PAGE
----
Book Review: Lord of Chaos

So since I started A Crown of Swords this morning, I thought it would be a good idea to review the book right before it, The Lord of Chaos.

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Rating: ★★★★☆

Author: Robert Jordan

So this is my first time reading through the Wheel of Time series, and as you probably know by now, I am in love with it. Like I said in past reviews, I bought all 14 books before I had even finished the first one.

Lord of Chaos is by far my favourite of the first six books though, and probably by quite a bit.

Lord of Chaos doesn’t necessarily have my favourite moments for each character (though Mat is just the coolest 24/7), but all of the character’s stories put together as a whole provided the best overall story.

The one problem I found with Lord of Chaos is it comes at the point in the series where people are becoming ‘bored’. There aren’t many series out there with more than a few books, because it’s just the way things work. Turning a world and a story into three books is going to be much easier than into 14 books, but I still think Robert Jordan has done a pretty good job of it.

Over the first five books, the style of Jordan’s enemies are on the verge of being repetitive, but in Lord of Chaos, Jordan moves away from his regular plots/characters and changes up the style of bad guy, which is sort of just a less good, good guy.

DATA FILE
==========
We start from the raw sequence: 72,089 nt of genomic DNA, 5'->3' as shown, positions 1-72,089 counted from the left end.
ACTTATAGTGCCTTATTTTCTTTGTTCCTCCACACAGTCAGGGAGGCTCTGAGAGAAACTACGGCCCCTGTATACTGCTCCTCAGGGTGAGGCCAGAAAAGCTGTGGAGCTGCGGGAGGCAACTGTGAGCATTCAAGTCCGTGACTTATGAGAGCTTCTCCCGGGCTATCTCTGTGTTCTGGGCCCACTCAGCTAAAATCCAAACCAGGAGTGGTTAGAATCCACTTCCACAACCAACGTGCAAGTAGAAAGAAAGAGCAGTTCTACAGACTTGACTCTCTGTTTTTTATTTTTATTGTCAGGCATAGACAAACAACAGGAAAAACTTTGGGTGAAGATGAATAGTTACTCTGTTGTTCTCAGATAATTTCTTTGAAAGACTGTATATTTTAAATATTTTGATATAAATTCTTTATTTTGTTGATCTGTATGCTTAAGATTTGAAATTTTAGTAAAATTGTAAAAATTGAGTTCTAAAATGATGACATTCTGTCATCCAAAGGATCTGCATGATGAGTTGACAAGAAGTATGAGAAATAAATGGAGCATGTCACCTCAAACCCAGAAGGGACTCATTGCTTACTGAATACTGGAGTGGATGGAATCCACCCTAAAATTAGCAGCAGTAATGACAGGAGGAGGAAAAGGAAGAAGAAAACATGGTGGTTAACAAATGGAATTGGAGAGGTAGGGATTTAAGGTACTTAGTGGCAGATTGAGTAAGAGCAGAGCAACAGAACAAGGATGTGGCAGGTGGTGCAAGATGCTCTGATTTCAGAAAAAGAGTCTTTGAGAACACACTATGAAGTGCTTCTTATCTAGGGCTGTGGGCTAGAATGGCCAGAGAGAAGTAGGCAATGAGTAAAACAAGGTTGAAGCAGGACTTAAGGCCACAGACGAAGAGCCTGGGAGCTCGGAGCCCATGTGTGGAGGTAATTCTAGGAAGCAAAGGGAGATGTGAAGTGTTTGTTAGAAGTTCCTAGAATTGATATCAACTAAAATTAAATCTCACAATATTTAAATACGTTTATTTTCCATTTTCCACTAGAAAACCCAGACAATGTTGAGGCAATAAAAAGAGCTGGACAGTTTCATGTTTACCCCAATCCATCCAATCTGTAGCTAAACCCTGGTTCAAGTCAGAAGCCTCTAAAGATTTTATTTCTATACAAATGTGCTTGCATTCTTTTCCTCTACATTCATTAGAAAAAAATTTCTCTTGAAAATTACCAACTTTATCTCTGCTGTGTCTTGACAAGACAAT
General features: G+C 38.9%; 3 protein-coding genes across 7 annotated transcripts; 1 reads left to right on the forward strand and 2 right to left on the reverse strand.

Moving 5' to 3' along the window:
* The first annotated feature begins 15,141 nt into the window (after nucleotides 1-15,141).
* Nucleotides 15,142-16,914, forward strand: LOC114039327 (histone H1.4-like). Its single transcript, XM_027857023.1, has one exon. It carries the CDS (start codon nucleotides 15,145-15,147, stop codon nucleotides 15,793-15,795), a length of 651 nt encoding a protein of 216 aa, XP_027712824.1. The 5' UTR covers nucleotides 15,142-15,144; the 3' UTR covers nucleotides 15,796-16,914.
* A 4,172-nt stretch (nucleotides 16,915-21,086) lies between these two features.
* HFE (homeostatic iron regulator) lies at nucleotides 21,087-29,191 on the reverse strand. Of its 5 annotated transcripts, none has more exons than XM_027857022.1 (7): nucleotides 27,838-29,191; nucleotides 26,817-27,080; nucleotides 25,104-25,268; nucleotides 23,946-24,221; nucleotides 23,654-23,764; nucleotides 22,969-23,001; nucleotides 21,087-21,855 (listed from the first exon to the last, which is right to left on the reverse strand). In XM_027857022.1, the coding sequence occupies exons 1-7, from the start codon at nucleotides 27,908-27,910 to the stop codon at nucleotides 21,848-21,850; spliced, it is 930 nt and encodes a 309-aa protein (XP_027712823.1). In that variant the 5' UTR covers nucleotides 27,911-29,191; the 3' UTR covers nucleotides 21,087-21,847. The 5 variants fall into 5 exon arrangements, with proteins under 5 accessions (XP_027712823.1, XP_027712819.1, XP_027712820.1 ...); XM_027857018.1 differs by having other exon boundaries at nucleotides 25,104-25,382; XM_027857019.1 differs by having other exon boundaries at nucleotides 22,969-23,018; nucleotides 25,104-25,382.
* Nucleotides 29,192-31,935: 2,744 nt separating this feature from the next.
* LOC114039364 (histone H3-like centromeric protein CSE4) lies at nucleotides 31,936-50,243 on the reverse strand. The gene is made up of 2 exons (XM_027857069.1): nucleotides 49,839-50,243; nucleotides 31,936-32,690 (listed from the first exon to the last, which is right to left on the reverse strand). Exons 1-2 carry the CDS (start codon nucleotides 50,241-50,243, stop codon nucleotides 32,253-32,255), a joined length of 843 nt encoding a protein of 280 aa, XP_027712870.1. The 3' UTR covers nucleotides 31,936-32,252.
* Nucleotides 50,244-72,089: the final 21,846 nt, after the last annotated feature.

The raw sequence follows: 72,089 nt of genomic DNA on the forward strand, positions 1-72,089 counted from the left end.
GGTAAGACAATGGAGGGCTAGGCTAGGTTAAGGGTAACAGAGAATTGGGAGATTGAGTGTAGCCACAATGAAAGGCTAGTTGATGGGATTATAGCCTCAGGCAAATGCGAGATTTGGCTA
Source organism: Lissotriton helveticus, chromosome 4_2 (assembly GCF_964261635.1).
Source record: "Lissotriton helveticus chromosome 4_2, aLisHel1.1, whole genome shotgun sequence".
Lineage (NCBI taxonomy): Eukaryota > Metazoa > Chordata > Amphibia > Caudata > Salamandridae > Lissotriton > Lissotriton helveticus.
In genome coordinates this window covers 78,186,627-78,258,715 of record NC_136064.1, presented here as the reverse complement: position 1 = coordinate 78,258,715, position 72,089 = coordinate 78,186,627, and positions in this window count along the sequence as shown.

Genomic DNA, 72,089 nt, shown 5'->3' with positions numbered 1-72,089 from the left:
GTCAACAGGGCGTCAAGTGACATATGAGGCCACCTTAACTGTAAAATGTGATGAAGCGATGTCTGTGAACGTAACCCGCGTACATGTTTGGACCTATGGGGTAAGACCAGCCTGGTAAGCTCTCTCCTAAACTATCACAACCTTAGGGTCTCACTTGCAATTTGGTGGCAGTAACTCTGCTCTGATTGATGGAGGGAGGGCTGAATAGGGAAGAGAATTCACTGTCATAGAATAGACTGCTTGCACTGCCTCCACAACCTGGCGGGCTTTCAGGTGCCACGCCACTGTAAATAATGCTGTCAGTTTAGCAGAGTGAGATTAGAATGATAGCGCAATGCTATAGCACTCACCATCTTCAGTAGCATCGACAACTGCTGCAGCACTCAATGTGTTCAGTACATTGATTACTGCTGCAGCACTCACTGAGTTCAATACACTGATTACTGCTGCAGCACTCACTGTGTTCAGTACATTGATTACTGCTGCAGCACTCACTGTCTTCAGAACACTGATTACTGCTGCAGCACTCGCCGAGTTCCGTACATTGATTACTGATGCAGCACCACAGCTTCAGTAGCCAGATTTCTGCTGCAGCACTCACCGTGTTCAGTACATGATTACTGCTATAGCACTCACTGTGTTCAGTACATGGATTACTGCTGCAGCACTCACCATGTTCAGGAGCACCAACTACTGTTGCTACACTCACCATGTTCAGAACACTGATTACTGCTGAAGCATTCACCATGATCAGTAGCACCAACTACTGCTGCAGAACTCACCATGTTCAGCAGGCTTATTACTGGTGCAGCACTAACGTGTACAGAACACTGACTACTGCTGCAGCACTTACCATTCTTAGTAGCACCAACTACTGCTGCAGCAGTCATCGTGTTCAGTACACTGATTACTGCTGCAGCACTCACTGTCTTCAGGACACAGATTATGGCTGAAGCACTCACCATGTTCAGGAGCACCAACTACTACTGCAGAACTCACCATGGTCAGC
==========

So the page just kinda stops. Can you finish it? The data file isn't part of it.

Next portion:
Rand has fully come into his role of being the main character, but Perrin (he’s back from his honeymoon), Mat, Nynaeve, Egwene, and Elayne are back in action and bad ass as always.

My favourite part of Lord of Chaos was that it set up A Crown of Swords, and yes that probably sounds dumb because all books set up the next one if it’s a series.

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What I mean by that is this book didn’t solve all of it’s issues. There are still a few story lines that weren’t resolved by the end of the book.

For the other four books before this one, Jordan has each of them contribute to the overall story line of the series, but each book has its own story line that is wrapped up. In Lord of Chaos it isn’t completely wrapped up, which came at a good time in the series in my opinion.

It’s an important thing for writers, more so those with long series, to know how to keep readers interested. That’s why people often shoot for a book series that is somewhere from two and four books long, because each book introduces more risk of losing readers.

If you’re writing a book there’s a big risk of becoming too in tune with your writing style, and you end up writing a bland story that is repetitive and makes people lose interest in your story.

I’m not a master of books, or literacy, or reading or anything like that, but I think Jordan did a good job knowing the status of his story at this point and changing it enough to keep people interested.

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I did a little bit of digging as I was writing this post, and it seems like Lord of Chaos isn’t one of the most popular books in the series, but it is generally ranked higher than all of the books coming before it, and usually lands about the mid way ranking in terms of popularity.

I think the reason is because Jordan switched it up and changed his formula enough to get people interested again.

What is your favourite book in the Wheel of Time series? Let me know in the comments, or give me your ranking of all of the books in the series!

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One response

  1. Pingback: Weekly Recap « On My Bookshelf

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